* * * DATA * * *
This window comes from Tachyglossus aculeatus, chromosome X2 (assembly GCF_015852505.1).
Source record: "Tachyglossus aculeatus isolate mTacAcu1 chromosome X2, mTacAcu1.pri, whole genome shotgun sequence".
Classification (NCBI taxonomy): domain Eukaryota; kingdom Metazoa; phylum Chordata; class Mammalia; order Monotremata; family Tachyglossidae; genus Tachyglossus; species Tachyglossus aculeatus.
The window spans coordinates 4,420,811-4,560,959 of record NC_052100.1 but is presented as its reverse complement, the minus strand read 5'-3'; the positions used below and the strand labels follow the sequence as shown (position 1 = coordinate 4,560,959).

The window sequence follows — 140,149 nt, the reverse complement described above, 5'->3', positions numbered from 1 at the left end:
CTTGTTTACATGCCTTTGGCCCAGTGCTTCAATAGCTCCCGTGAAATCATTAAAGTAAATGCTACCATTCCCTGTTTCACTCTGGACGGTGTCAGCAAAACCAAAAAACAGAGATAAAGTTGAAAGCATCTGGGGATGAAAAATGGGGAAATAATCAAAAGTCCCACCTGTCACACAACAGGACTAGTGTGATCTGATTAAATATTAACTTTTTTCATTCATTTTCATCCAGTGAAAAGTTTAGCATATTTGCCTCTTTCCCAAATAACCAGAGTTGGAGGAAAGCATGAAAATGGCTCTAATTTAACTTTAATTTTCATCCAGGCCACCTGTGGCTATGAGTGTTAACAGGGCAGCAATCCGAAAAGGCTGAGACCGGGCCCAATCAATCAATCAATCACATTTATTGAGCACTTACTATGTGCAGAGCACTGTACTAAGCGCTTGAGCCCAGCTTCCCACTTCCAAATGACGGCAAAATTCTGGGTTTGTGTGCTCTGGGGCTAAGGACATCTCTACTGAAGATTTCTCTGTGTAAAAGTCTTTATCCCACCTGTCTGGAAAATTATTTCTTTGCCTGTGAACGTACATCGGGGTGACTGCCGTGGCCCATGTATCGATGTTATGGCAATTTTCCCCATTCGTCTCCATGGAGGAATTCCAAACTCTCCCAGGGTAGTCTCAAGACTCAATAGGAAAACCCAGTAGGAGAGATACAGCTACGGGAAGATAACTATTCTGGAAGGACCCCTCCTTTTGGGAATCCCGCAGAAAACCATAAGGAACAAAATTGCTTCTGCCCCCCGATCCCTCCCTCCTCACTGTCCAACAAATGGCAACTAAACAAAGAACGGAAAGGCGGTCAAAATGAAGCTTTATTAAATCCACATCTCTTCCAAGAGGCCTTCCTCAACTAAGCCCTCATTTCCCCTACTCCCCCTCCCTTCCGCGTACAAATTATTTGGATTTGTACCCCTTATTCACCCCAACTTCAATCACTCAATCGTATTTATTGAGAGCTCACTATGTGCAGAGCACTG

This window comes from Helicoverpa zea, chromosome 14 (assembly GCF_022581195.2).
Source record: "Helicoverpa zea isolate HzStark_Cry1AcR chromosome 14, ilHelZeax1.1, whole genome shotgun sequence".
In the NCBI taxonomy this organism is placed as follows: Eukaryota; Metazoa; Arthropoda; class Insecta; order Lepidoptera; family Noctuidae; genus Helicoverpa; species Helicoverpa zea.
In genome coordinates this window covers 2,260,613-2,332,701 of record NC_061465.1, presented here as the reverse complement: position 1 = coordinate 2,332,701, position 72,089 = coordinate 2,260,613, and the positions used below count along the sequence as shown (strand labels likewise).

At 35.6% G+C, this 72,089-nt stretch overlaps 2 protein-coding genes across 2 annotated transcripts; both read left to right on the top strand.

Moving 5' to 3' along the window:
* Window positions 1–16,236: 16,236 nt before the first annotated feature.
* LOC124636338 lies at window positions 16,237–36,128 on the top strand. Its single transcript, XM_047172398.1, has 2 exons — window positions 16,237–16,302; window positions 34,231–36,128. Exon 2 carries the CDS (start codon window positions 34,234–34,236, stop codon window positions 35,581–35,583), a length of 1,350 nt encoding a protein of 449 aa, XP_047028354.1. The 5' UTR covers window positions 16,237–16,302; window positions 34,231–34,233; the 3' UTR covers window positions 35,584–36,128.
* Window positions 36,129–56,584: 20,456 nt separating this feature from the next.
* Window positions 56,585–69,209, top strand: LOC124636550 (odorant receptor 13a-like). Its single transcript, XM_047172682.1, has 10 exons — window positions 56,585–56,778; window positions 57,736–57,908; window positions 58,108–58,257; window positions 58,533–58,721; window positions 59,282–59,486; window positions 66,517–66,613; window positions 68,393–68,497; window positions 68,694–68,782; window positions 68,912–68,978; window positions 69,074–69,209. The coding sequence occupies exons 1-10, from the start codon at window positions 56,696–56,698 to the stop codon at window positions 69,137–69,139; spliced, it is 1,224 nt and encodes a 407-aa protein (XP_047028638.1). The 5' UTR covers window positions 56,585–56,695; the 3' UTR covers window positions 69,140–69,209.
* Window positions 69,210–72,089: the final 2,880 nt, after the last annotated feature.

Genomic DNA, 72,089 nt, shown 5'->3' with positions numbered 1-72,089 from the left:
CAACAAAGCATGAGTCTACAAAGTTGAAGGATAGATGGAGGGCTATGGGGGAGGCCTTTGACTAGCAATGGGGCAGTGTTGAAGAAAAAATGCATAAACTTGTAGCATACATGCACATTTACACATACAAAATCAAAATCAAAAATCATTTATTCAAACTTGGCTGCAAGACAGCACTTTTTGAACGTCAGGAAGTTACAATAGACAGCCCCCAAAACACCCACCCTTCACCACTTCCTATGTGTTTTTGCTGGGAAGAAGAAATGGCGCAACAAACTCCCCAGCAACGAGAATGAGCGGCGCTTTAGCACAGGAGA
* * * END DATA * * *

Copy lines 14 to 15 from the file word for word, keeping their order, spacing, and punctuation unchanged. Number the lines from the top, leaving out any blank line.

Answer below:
* LOC124636338 lies at window positions 16,237–36,128 on the top strand. Its single transcript, XM_047172398.1, has 2 exons — window positions 16,237–16,302; window positions 34,231–36,128. Exon 2 carries the CDS (start codon window positions 34,234–34,236, stop codon window positions 35,581–35,583), a length of 1,350 nt encoding a protein of 449 aa, XP_047028354.1. The 5' UTR covers window positions 16,237–16,302; window positions 34,231–34,233; the 3' UTR covers window positions 35,584–36,128.
* Window positions 36,129–56,584: 20,456 nt separating this feature from the next.